May 8, 2019

Home Health Leaders Applaud House Introduction of Legislation to Strengthen Medicare Home Health Reforms

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WASHINGTON – Home health leaders with the Partnership for Quality Home Healthcare (Partnership) and National Association for Home Care & Hospice (NAHC) today commended lead bill sponsors Representatives Terri Sewell (AL-07), Vern Buchanan (FL-16) and Ralph Abraham (LA-05) for introducing  H.R. 2573, bipartisan legislation to improve home health payment reforms to ensure behavioral-based payment adjustments to the Medicare home health benefit are rooted in evidence and observed data. Other original co-sponsors applauded for their support include Representatives Ann McLane Kuster (NH-02), Kenny Marchant (TX-24), Jodey Arrington (TX-19), Garret Graves (LA-06), Jimmy Panetta (CA-20), John Larson (CT-1), Mac Thornberry (TX-13) and Scott DesJarlais (TN-04).

The home health provider community is lauding the legislation as a step toward protecting beneficiary access to quality care services which otherwise could be compromised for America’s growing senior population.

“We fully support this Medicare legislation to protect beneficiary access to home health services. We look forward to working with this bipartisan group of bill sponsors – and their bipartisan colleagues in the Senate – to advance this important legislation,” said Keith Myers, Chairman of the Partnership for Quality Home Healthcare. “This bill will prevent disruptions in patient care by ensuring that home health payments to providers of care are not cut by $1 billion in 2020. This legislation also protects the home health program at a time when we are moving to a new payment system that will better align payment with a patient’s true health needs and conditions.”

“This legislation is a bipartisan, bicameral recognition that home health services are essential to the health and safety of Medicare beneficiaries,” said Bill Dombi, President of the National Association for Home Care & Hospice (NAHC). “They should not be placed at risk by a regulatory action that is based on nothing more than guesses and assumptions as to how providers of care may react to a new payment model. Medicare beneficiaries deserve better. The bill’s sponsors are putting patients first and we applaud them for doing so.”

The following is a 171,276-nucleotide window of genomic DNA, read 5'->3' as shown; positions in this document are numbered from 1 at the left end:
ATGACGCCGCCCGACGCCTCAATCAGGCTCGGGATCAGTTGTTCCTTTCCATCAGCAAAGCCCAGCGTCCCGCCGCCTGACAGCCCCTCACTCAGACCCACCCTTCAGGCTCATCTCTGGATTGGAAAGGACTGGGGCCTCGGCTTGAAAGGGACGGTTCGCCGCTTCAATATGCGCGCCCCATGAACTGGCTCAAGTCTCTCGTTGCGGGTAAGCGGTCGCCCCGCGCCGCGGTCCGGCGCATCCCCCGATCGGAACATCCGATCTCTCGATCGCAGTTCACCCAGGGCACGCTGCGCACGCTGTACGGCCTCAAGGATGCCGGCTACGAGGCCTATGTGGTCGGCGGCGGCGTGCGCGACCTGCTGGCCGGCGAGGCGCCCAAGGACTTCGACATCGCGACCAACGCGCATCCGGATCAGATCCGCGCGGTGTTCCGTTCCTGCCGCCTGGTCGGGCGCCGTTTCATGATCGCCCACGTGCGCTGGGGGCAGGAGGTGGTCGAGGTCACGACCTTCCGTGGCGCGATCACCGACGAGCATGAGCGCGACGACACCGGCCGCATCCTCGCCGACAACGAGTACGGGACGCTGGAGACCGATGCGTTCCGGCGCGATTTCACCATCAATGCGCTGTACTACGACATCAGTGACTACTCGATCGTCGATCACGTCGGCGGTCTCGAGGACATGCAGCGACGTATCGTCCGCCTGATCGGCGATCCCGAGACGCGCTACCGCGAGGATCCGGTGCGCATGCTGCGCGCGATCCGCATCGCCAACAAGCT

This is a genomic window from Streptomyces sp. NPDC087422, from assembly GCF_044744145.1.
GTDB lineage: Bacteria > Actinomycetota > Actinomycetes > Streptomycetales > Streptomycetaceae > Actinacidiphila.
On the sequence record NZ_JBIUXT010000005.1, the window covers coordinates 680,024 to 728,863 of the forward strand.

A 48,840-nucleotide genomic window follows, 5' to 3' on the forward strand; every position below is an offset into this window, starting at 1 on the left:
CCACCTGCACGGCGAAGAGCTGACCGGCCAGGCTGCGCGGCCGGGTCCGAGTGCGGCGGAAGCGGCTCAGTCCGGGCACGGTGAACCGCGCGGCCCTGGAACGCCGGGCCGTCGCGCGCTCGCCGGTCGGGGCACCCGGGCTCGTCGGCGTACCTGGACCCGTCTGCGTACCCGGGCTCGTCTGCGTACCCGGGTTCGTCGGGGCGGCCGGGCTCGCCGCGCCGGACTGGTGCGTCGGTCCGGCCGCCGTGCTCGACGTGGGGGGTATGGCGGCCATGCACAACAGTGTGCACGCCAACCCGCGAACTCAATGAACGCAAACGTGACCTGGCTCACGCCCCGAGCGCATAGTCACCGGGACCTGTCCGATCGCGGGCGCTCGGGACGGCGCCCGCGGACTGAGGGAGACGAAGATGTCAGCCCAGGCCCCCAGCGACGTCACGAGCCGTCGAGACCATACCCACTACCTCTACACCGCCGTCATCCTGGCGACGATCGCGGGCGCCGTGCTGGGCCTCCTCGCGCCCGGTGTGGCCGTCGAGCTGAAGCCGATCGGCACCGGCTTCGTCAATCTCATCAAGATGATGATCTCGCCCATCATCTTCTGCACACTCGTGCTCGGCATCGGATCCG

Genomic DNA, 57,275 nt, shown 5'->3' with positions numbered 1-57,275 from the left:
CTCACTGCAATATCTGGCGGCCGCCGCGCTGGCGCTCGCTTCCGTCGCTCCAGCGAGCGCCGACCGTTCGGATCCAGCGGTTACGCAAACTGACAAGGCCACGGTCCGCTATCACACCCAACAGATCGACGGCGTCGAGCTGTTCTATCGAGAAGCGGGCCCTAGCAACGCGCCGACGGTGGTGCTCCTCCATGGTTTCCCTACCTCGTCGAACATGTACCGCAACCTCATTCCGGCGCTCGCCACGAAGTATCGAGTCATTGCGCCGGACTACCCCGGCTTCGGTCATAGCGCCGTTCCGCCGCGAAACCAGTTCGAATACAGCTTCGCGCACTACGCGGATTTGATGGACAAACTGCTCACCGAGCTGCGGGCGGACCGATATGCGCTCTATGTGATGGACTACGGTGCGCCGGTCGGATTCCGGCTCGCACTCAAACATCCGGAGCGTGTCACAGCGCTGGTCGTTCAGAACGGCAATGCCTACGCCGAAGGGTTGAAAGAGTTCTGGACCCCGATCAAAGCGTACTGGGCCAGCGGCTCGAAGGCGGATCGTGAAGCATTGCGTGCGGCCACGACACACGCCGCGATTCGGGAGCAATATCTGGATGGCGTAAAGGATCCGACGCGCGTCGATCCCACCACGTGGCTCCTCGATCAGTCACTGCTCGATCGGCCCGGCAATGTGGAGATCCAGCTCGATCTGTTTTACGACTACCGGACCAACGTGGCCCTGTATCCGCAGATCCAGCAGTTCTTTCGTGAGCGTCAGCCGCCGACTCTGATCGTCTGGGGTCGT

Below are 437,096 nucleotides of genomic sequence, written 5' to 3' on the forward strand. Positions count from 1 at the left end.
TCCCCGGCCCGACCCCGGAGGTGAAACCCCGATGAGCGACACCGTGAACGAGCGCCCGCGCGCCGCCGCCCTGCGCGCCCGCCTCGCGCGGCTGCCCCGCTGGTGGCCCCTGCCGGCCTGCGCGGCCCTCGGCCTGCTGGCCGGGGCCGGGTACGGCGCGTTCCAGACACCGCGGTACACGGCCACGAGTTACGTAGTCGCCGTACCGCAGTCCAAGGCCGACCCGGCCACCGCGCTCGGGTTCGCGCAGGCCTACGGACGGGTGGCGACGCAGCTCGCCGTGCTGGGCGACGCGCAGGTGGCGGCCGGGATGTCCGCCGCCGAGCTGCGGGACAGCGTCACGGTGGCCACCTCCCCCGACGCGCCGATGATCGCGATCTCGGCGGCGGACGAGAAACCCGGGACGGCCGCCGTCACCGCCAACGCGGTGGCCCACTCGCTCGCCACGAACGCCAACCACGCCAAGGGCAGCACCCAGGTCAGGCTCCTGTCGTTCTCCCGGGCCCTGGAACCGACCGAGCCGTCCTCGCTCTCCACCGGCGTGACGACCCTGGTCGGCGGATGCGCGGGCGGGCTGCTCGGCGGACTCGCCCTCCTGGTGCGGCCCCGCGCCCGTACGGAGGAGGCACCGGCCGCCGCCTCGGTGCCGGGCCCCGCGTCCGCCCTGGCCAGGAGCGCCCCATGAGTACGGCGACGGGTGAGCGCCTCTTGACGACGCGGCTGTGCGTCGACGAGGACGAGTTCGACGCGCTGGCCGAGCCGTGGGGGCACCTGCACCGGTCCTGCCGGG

The bill specifically addresses reforms made in the Patient Driven Groupings Model (PDGM), a payment model proposed by the Centers for Medicare & Medicaid Services (CMS) last year and slated for implementation in 2020.  If implemented as designed, PDGM will make payment adjustments based on behavioral assumptions as opposed to observed evidence or actual provider billing behaviors. The new payment structure could result in a 6.42 percent payment reduction in the first year alone – equaling an estimated $1 billion.

If passed, H.R. 2573 will require Medicare to implement adjustments to reimbursement rates only after behavioral changes by home health agencies (HHAs) actually occur instead of assuming billing changes might happen. By requiring the payment model to utilize observed evidence of behavioral changes, the bill would ensure a smoother transition to the new payment system. The bill also  provides a phase-in of payment changes, limiting losses or gains to two percent per year, while still ensuring budget neutrality is maintained.

“We remain concerned that without the elimination of the behavioral assumption cut, PDGM could lead to instability to all providers, threaten access to care and harm the Medicare home health program for seniors,” added Myers.

A Senate companion bill (S. 433) was introduced by Senators Susan Collins (R-ME) and a bipartisan group of her colleagues in February including: Sens. Debbie Stabenow (D-MI), John Kennedy (R-LA), Bill Cassidy (R-LA), Rand Paul (R-KY), Doug Jones (D-AL), and Jeanne Shaheen (D-NH).